Black Art Matters: Swann Auction Galleries Continues to Shed Light on Celebrated Black American Artists

Rashika Chauhan
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Elizabeth Catlett with a framed print of her own artwork. Image courtesy of the artist/ Fern Logan.
Elizabeth Catlett with a framed print of her own artwork. Image courtesy of the artist/ Fern Logan.

Early in her career, Elizabeth Catlett was advised to “take as her subject what she knew best.” Most of her iconic sculptures after that featured Black American women and those from oppressed communities. Catlett’s awareness of the exploitation of Black women resulted from the many stories her mother told to her. These stories mainly were narrations of the realities of life in the slums and hardships faced by women in her family. Catlett herself was rejected from Carnegie Mellon University because of her skin color. She graduated instead from Dunbar High School in Washington and continued her studies at the University of Iowa. 

Unlike most artists who shifted to abstract art after World War II, Elizabeth Catlett moved to Mexico in pursuit of meaningful social art. Her career flourished further when she started featuring political and human rights issues in her works. The American government restricted her ability to move to the United States because of her bold artwork and communist affiliations. Catlett became a Mexican citizen in 1962.

Mother and Child, a terracotta sculpture by Elizabeth Catlett. Image courtesy of the Friends of Education of The Museum of Modern Art, The Modern Women's Fund, and Dr. Alfred Gold (by exchange).
Mother and Child, a terracotta sculpture by Elizabeth Catlett. Image courtesy of the Friends of Education of The Museum of Modern Art, The Modern Women’s Fund, and Dr. Alfred Gold (by exchange).

Only a handful of important stone sculptures by Catlett from the 1940s circulate in the auction market today. Head and Mother and Child are two of them. She created the Mother and Child sculpture during her final year at the University of Iowa. Catlett described her belief in her subjects: “Because I am a woman and know how a woman feels in body and mind, I sculpt, draw, and print women, generally black women.”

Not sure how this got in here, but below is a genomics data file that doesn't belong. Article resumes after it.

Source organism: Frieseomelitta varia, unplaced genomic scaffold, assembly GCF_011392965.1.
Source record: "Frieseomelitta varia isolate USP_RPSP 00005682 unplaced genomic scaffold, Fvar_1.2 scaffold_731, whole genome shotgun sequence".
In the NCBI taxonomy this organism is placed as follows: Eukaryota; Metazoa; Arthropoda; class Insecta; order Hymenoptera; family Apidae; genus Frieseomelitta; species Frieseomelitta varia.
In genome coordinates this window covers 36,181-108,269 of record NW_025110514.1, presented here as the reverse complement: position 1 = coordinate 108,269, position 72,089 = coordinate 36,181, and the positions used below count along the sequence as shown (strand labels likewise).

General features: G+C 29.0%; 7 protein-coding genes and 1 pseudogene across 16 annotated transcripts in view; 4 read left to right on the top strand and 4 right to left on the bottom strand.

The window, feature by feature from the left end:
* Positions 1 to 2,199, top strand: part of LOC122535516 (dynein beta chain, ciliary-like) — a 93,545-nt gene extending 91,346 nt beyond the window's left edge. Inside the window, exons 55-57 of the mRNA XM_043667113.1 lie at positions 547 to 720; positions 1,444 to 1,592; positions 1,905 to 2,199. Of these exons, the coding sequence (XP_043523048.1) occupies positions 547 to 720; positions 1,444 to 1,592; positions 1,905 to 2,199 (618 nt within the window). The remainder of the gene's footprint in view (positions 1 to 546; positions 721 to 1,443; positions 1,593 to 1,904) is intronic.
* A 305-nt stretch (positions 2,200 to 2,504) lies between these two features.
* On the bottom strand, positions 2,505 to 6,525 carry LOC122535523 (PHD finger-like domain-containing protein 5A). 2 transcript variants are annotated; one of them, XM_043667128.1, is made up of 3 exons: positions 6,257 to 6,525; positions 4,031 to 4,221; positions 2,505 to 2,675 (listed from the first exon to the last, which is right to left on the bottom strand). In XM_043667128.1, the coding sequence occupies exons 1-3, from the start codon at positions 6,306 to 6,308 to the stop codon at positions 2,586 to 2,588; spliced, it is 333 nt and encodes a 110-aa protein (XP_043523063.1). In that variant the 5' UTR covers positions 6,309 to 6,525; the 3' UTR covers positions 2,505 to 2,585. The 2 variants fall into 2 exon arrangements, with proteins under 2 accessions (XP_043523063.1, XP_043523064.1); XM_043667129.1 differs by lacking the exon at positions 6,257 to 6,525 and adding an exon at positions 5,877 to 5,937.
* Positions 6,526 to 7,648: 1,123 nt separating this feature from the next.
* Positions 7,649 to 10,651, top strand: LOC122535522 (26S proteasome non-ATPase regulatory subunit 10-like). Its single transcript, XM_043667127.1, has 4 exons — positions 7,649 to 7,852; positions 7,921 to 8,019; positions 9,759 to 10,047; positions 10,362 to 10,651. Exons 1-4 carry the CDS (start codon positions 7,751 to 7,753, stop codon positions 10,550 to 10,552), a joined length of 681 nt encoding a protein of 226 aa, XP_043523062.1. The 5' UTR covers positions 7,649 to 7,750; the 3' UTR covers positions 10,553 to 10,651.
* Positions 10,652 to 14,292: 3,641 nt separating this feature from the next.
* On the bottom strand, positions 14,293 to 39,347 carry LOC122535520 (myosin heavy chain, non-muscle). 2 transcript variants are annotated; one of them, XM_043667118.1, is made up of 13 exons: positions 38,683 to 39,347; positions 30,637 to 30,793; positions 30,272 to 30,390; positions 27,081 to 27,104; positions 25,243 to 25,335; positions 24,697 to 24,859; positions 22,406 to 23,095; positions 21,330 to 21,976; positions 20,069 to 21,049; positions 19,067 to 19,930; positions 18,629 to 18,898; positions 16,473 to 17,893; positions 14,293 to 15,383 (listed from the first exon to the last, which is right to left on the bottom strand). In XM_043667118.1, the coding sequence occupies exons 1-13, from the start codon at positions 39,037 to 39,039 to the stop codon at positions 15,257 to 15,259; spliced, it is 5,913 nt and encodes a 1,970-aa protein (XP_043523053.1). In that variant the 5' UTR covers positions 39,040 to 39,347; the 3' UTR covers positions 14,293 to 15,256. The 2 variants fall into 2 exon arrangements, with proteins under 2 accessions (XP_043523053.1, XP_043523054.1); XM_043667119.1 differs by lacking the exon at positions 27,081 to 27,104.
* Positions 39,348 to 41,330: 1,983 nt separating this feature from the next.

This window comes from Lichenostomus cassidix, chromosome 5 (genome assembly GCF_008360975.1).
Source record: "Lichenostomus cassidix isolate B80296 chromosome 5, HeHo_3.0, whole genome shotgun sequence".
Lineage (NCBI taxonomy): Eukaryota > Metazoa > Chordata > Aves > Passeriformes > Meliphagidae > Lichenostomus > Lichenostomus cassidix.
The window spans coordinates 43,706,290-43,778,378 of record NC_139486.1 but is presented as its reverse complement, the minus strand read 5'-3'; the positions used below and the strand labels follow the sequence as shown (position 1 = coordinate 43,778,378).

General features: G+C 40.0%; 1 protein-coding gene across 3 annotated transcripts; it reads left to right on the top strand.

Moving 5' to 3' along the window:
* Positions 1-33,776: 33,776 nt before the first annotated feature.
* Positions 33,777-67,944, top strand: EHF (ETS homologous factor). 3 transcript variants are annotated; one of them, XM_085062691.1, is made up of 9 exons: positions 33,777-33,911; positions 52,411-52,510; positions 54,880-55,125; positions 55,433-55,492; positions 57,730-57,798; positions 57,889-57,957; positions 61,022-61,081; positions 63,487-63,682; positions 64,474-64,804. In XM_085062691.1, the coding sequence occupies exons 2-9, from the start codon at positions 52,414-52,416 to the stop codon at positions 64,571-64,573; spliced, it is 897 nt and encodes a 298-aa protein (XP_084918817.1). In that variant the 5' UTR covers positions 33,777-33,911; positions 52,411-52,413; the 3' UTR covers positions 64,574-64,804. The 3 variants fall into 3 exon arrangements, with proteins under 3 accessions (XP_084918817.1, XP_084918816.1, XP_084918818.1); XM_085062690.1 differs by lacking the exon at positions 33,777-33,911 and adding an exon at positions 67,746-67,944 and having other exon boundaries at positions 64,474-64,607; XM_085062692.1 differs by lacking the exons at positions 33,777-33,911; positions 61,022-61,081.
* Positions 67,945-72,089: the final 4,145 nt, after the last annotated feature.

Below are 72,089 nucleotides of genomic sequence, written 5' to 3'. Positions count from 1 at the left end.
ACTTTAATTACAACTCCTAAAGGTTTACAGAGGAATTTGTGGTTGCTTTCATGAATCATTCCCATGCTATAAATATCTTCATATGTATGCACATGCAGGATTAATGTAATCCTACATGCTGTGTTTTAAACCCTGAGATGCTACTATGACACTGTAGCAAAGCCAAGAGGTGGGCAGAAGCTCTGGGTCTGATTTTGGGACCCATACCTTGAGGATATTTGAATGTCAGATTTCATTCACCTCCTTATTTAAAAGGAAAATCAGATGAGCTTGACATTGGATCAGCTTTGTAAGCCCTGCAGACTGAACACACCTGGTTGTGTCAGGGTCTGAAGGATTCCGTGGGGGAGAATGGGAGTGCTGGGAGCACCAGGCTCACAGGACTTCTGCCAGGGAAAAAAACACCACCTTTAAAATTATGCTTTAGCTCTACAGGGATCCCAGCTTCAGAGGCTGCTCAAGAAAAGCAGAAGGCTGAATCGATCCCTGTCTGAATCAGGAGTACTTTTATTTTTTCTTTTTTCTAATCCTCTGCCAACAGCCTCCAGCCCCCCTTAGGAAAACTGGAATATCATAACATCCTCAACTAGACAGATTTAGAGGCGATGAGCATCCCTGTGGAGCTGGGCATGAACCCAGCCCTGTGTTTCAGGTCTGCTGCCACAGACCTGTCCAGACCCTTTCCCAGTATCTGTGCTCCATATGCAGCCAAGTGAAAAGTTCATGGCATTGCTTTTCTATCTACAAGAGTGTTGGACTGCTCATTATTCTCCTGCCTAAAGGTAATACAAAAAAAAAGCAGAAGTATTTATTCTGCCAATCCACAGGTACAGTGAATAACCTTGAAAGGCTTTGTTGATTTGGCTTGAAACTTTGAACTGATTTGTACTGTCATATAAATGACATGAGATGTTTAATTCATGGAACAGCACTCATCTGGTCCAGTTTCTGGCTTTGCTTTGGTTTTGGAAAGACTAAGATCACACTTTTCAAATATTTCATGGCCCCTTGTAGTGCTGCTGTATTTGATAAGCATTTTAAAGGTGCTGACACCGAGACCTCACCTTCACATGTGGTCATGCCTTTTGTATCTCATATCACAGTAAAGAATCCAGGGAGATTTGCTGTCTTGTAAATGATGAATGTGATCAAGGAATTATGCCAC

Elizabeth Catlett, Head, 1943. Image courtesy of Swann Auction Galleries.
Elizabeth Catlett, Head, 1943. Image courtesy of Swann Auction Galleries.

The upcoming African American Art auction, presented by Swann Auction Galleries, highlights a sculpture by Elizabeth Catlett (estimate: USD 150,000 – $250,000). It is a 35-inch carving of a young man’s head from the artist’s seminal 1940s period. Swann Auction Galleries, a pioneer in bringing Black American art to the forefront of the art industry, holds the 2019 auction record for Elizabeth Catlett. Swann Auction Galleries is also the only major auction house with a department dedicated to Black American art. The first Black American fine art sale was held in February of 2007. Before then, very few venues celebrated Black artists or established records for artists without a significant auction history.

Richmond Barthé at work in his studio in Harlem in the 1920s/30s. Public domain image via Wikimedia Commons.
Richmond Barthé at work in his studio in Harlem in the 1920s/30s. Public domain image via Wikimedia Commons.

Richmond Barthé was another renowned artist who battled racism to showcase Black American history through his works of art. Barthé, known for his realistic sculptures, was once barred from attending the New Orleans Art School because of his race. He enrolled at the Art Institute of Chicago instead. Over the years, he was recognized for his figurines that encapsulated the lives of Black people as seen on the streets or at dance halls. Critical and commercial success made Richmond Barthé one of the first Black American artists to develop a thriving career in New York.

A cast of Feral Benga, one of the most iconic works by Richmond Barthé, sold for a record $629,000 at a Swann Auction Galleries event in 2020. The upcoming sale of Black American art highlights another Feral Benga cast bronze sculpture by Barthé (estimate: $75,000 – $100,000). The piece, modeled in 1935, is part of a series of sculptures Barthé designed after meeting Folies Bergères dancer Benga during his first visit to Paris in 1934.

Hale Woodruff, Carnival, c.1958. Image courtesy of Swann Auction Galleries.
Hale Woodruff, Carnival, c.1958. Image courtesy of Swann Auction Galleries.

With modern and post-war paintings by artists including Noah Purifoy, Timothy Washington, and Hale Woodruff, Swann Auction Galleries will continue to celebrate Black American history through this sale. The auction showcases 234 lots of Black American art and will begin on October 7th, 2021, at 12:00 PM EDT. Visit Swann Auction Galleries for more information or to place a bid.

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James Ardis
James Ardis
Senior Writer and Editor

James Ardis is a writer, editor, and content strategist focused on the auction industry. His company, James Ardis Writing, has partnered with auction houses, galleries, and many clients outside the art world.

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